For Cuban-American actor Maurice Compte, delving deep into a role – whether it’s a Mexican cartel hitman in Breaking Bad, a Colombian military colonel in Narcos or a powerful demon in From Dusk Till Dawn: The Series – means taking notice of all the complexities that make a character intriguing to portray.
In his new film Den of Thieves, Compte stars as Benny “Borracho” Megalon, a member of the Los Angeles County Sheriff’s Department headed by Nick Flanagan (Gerard Butler), who is helping to track down a meticulous group of criminals set to rob the Federal Reserve Bank in L.A. Living up to his name, Borracho is an “alcoholic gambler with a talent for turning informers.”
Along with his role in Den of Thieves, Compte is also gearing up to star in the upcoming TV series Mayans MC, the highly-anticipated spin-off to the biker crime drama Sons of Anarchy, which ran for seven seasons on FX. On the show, which follows the Latino members of the Mayans Motorcycle Club near the California-Mexico border, Compte plays Kevin Jimenez, a DEA agent tasked to bring down a cartel kingpin. The show also stars J.D. Pardo, Edward James Olmos, Richard Cabral, Jacqueline Obradors and Antonio Jaramillo.
With the pilot episode scheduled to air in the late summer or early fall, there is still plenty of time to imagine how the new show will compare to Sons of Anarchy and how the majority Latino cast will give the biker culture narrative a fresh take.
During an interview with Remezcla, Compte talked about how Den of Thieves stands up against other heist movies, what it’s like working on the set of Mayans MC with mostly Latino co-stars, and gets a bit testy when we ask him about Latino stereotypes on his new biker TV program.
Den of Thieves is currently playing nationwide at a theater near you.
On the Fine Line Between Good Guys and Bad Guys
I think this film paint an amazing picture and shows us that there are no good guys or bad guys. There are just choices and perspectives on things. Yes, there are bad guys, but everyone always feels justified. And if a good guy does something wrong, it’s for the right reasons and it also feels justified. When I play a role, I really don’t differentiate whether I’m wearing a white hat or black hat. I just look at the character and how they perceive what they are doing and if they have a rational perspective.
On How Den of Thieves Stands Out from Other Heist Movies
We’re dealing with the Federal Reserve. This is the motherload of all banks. I also think the characters in this really harken back to some of the older [heist movies]. I am a big fan of [that genre]. I love movies that revolve around problem solving skills. This film has a lot of that. There is some raw action that comes with it, too. I think this film stands out because of the [police officer] characters. They’re trying to have normal lives and trying to be good family men. I think you see the depth that some of them must sink to, so they can play on the same playing field as the criminals.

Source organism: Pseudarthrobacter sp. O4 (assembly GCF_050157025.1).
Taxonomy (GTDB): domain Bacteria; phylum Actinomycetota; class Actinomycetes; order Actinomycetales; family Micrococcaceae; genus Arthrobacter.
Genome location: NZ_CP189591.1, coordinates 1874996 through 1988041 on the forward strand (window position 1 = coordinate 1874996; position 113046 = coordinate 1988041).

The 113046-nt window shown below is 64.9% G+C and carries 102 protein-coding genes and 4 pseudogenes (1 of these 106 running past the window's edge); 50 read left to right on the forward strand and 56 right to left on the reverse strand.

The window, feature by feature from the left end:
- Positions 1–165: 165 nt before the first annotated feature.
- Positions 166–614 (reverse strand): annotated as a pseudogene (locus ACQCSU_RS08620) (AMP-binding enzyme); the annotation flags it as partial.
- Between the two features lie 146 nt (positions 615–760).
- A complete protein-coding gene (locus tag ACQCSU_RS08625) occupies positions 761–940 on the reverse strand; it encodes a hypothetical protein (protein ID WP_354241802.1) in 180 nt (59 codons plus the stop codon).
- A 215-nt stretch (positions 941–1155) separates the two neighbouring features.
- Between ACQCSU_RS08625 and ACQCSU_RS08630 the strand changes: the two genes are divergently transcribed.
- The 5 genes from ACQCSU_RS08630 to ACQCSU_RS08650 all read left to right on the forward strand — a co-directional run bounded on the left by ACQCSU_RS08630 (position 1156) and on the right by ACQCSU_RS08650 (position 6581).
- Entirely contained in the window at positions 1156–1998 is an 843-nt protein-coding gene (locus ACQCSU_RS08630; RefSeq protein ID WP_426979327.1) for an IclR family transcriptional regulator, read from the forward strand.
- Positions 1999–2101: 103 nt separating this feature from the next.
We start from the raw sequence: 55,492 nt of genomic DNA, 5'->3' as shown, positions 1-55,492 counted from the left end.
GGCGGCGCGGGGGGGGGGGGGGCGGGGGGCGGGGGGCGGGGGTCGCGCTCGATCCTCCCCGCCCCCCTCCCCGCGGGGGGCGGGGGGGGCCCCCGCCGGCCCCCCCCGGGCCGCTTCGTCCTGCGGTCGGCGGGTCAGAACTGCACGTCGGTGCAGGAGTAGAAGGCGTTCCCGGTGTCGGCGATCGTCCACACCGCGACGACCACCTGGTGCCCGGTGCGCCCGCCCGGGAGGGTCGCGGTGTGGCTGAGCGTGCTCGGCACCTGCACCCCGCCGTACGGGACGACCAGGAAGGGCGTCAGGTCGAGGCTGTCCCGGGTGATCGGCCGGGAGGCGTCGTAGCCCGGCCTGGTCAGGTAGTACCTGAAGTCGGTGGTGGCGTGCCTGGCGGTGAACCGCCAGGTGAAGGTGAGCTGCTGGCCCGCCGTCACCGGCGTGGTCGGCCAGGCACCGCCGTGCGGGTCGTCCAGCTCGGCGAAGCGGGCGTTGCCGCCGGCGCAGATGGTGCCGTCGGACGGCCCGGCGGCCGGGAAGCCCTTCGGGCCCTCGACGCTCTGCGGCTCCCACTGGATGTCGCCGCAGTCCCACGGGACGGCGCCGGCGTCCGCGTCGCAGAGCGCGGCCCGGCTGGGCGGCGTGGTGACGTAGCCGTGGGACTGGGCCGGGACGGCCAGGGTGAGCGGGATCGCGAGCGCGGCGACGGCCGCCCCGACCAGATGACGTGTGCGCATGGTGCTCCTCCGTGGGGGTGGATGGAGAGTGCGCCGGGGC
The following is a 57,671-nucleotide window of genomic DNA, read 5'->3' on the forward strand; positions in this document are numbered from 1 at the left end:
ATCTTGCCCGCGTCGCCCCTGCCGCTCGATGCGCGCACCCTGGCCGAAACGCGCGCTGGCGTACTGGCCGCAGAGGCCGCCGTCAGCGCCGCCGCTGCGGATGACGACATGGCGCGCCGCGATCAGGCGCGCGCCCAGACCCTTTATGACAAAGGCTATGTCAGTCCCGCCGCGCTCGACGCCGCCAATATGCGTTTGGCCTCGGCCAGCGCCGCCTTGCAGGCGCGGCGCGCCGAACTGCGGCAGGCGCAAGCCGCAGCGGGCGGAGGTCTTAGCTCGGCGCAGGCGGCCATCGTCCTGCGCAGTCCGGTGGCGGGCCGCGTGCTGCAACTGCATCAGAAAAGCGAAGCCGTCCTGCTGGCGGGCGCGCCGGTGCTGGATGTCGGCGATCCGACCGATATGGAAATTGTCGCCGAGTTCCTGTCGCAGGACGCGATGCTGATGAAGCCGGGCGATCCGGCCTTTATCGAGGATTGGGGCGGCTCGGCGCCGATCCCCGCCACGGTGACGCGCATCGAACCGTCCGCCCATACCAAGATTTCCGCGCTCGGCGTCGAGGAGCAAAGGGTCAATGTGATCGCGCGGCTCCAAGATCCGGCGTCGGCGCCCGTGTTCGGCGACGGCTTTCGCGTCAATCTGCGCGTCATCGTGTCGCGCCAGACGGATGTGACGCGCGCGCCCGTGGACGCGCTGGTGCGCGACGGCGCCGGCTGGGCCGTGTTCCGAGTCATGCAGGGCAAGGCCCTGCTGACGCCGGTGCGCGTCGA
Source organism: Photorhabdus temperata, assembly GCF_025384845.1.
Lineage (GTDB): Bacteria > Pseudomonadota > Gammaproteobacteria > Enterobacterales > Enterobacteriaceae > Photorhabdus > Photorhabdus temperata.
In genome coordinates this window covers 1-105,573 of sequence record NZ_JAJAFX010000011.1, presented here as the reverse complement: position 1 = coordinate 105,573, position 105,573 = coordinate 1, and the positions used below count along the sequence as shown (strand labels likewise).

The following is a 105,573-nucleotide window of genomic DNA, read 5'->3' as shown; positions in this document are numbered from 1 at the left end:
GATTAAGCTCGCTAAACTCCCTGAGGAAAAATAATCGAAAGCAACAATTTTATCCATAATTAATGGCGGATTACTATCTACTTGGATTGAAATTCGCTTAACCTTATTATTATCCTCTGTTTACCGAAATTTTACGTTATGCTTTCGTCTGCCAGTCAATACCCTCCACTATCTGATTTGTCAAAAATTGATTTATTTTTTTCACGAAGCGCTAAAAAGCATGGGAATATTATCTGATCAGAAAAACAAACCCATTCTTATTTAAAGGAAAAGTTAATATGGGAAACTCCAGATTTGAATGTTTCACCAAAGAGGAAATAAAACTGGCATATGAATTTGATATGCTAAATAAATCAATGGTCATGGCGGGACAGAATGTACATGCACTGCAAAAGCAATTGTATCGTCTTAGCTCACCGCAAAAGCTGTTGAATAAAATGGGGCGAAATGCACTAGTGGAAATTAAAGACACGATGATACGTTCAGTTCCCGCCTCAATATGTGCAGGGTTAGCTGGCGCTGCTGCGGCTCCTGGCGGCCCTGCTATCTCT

On the Secrecy Behind the Upcoming Show Mayans MC
[The studio] doesn’t let me say a lot about it. They don’t even allow us to post [on social media] about certain things like logos on jackets or motorcycles. They’re really keeping everything close to the vest. I think it’s for good reason because the twists and turns in Mayans are going to be spectacular. I’m so happy to be a part of it.
On Working on Mayans MC with a Majority Latino Cast
It’s amazing. It doesn’t matter if you were raised in Miami or Houston or San Francisco or L.A., we all come from a culture where we can relate to one another. We’re all one step in and one step out, so I think we can all relate to each other’s experiences – coming into this business as actors and coming up in the neighborhoods that we came from.
On How Mayans MC Is More Than Just a Sons of Anarchy Spin-Off
I think that because it’s a spin-off is sort of peripheral. It’s a stand-alone story. Had [Mayans MC] come before Sons of Anarchy, I think it would be the same. I don’t think the way [executive producer] Kurt [Sutter] designed this program was meant to be collaborative. Although, the way the Mayans were collaborative in Sons of Anarchy, it could possibly be in reverse order [in Mayans MC]. But this series is going to stand alone and have its own merit. You cannot compare the white biker experience to the Latin biker experience. They are very independent from one another. It won’t be a just a continuation of what you’ve seen before.
On Whether the Show Perpetuates Negative Latino Stereotypes
There’s negative stereotypes in every race. That’s part of what makes a race a race. It’s not like we all walk above clouds or we’re all gangsters. I think we’re out to show the diversity that exists, which is no different than any other culture. Nobody would’ve asked that question about the Sons of Anarchy themselves. No one would’ve asked [those actors], “How do you feel representing white people in a negative aspect?” That doesn’t happen. I think it’s time that we start looking at each other as one race. We’re all human beings. I think it’s time to stop asking, “What does it mean to be doing something as a Latin person.” I’d like to think we’re beyond that.